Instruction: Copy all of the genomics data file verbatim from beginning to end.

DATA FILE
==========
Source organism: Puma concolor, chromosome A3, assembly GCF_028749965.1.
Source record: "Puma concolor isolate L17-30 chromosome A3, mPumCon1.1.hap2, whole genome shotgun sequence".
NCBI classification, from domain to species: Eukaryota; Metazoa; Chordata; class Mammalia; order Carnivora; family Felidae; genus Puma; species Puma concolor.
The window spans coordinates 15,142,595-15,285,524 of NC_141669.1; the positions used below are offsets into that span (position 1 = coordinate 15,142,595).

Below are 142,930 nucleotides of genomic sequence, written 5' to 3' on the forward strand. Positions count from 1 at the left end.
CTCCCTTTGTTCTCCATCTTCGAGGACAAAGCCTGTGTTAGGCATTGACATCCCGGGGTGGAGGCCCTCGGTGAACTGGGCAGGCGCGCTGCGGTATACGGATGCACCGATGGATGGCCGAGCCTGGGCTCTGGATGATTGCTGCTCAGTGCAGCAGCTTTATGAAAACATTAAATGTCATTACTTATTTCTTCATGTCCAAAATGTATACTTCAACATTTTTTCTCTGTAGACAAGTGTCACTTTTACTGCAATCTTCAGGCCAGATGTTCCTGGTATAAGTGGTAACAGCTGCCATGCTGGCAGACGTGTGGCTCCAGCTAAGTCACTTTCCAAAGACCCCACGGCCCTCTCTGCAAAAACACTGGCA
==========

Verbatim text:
Source organism: Puma concolor, chromosome A3, assembly GCF_028749965.1.
Source record: "Puma concolor isolate L17-30 chromosome A3, mPumCon1.1.hap2, whole genome shotgun sequence".
NCBI classification, from domain to species: Eukaryota; Metazoa; Chordata; class Mammalia; order Carnivora; family Felidae; genus Puma; species Puma concolor.
The window spans coordinates 15,142,595-15,285,524 of NC_141669.1; the positions used below are offsets into that span (position 1 = coordinate 15,142,595).

Below are 142,930 nucleotides of genomic sequence, written 5' to 3' on the forward strand. Positions count from 1 at the left end.
CTCCCTTTGTTCTCCATCTTCGAGGACAAAGCCTGTGTTAGGCATTGACATCCCGGGGTGGAGGCCCTCGGTGAACTGGGCAGGCGCGCTGCGGTATACGGATGCACCGATGGATGGCCGAGCCTGGGCTCTGGATGATTGCTGCTCAGTGCAGCAGCTTTATGAAAACATTAAATGTCATTACTTATTTCTTCATGTCCAAAATGTATACTTCAACATTTTTTCTCTGTAGACAAGTGTCACTTTTACTGCAATCTTCAGGCCAGATGTTCCTGGTATAAGTGGTAACAGCTGCCATGCTGGCAGACGTGTGGCTCCAGCTAAGTCACTTTCCAAAGACCCCACGGCCCTCTCTGCAAAAACACTGGCA